Sunday, 21 June 2015


Cabin selection.
It can either make or break your holiday. It doesn't matter whether it is an inside cabin or a suite. Choose your cabin wisely. A lot of cruise ships have their suites (that is their MOST EXPENSIVE cabins) under heavy traffic public areas like the pool. Why would you want to pay good money to stay under one of the areas that attracts the most people walking above you.

In some instances you cannot choose your cabin number as you are on "guarantee". In some instances you are paying less for this, so always check to see if you can pay a slightly higher fare to actually choose a cabin.

My tips for cabin selection.

1) Have a deck plan at the ready to see where your cabin is.

2) Do not choose a cabin situated over the theatre or the dining room or even a bar area. Also, think carefully about having a cabin under the pool deck.

3) If your cabin category is on multiple decks, choose the deck that is between two levels of passenger cabins rather than the deck below or under a passenger area like the pool or the shops.

4) When booking with P&O/Princess, if you have got the ideal cabin, opt out of the auto upgrade. Why? Because you can be "upgraded" to a cabin anywhere on the ship, thus you may end up in a cabin in a location that is above/below one of those high traffic areas you were trying to avoid in the first place, and if you don't like the cabin you have been upgraded to, that is too bad, you can't get back your cabin you originally booked. However if you are on "guarantee" then I usually would pick auto upgrade as you don't get a cabin number allocated until check in anyway.

5) Cabins near lifts and stairs, can be noisy due to the amount of traffic that has to go past them. Not always, but sometimes. So try to choose a cabin nearby but a little way down the corridor (3-4 cabins) so that you are still near the lift but not right outside it.

6) Look where the cabin categories change on the deck plan. You can sometimes save yourself a small amount of money by booking the next category down. If it is within a few doors of the last cabin in the higher category, you are essentially getting the same location for maybe the difference of a meal in one of the specialty restaurants (costings vary, check the rates and compare for yourself).

7) Obstructed Ocean-view cabins- this is the lead in category of ocean view. As you have a lifeboat in the way, your view of the ocean is thus obstructed. If you want to look at the water, think about booking a full ocean-view cabin (check pricing but sometimes costing is not much more), or a balcony (pricing is significantly higher usually for balcony, but this gives you the freedom to enjoy a drink in your cabin).

8) Inside cabins- I spent most of my ship life in an inside cabin. I love them. Don't underestimate their value. If you are going to be "on deck" most of the time or you just want the cabin "to sleep in", this may be an ideal choice and a bit of a cash saver.

9) Please note if you are travelling with children and need two cabins, NEVER book on a guarantee. Your cabins will more than likely not be next to each other and this means that the holiday will be off to a bad start as one adult will have to be berthed with the hold permanently rather than having the 2 kids in one and Mum and Dad in the other. When travelling with kids, cabins next to each other work well if they are older. Interconnecting cabins sell out quickly and there are only a few cabins that do interconnect on most ships. So never just assume that all cabins interconnect, they don't.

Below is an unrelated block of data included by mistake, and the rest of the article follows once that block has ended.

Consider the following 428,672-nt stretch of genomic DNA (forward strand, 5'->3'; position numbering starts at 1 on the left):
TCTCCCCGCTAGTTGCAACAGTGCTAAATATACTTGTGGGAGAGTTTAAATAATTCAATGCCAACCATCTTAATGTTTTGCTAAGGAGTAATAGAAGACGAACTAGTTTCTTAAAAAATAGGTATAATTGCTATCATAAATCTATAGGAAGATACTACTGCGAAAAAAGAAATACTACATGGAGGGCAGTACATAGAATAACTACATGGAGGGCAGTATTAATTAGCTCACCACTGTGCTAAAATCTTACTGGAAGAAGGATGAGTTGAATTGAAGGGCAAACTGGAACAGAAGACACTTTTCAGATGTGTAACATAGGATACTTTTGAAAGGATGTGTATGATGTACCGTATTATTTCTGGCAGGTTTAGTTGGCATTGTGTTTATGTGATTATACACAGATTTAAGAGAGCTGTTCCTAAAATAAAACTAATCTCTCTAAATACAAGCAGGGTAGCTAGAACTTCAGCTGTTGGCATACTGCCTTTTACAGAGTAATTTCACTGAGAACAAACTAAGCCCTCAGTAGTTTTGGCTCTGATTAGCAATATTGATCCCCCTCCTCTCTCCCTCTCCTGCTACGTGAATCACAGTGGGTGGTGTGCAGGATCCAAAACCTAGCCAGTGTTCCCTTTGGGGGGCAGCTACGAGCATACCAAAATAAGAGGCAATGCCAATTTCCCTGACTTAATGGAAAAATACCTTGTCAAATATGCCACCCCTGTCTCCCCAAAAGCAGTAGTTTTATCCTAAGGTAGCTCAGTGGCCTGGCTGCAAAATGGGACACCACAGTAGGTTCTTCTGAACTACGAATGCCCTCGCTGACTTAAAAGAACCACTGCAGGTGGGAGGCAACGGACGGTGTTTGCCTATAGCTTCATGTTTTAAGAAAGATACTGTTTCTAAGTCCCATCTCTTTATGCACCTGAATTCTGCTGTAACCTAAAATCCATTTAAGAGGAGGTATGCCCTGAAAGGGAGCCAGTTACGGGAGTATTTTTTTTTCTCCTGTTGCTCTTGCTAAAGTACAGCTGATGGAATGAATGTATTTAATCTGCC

10) Forward, mid ship or aft? It is the age old question and cabin location to me is quite a crucial part of this type of holiday. I always look to book cabins mid ship first or just aft of mid ship. Physics says the lower your cabin and the closer to the middle you are means you are closer to the centre of gravity thus meaning less movement. However, if you are wanting a balcony, these are on the higher decks, so I always recommend booking mid ship or nearby to bring you towards that centre. I really am a cabin snob and look at what cabins are available in a few different categories online before getting my agent to book the cabin I would want.
I'm not keen on forward cabins personally, but this is because I do get a little bit of motion sickness.

Destination tips:

For Alaska and the inside passage I recommend balcony in any part of the ship as there is nothing better than sitting on your balcony whale spotting. However, if you can't afford a balcony, never fear, you can sit on deck with a nice hot chocolate and enjoy the view as well.
If you are heading NORTH (either to Seward or round trip from Seattle or Vancouver), book a cabin on the STARBOARD side as this is the side the coast is on when heading in this direction before getting in to the passage. Please note if you are round trip from Seattle or Vancouver, when coming back to these ports your cabin will not be on the coast side after you turn around and start heading South.
If heading SOUTH (from Seward) then book a cabin on the PORT side of the ship.

For Venice, if you are DEPARTING Venice and booking a balcony, get a cabin on the PORT side of the ship this is the side that faces St Marks Square as you go by. If you are ARRIVING in to Venice and you are booking a balcony, get a cabin on the STARBOARD side of the ship (as this is the side that faces St Marks). For those booking ocean-view and inside, there is always an event on top deck for sail away.

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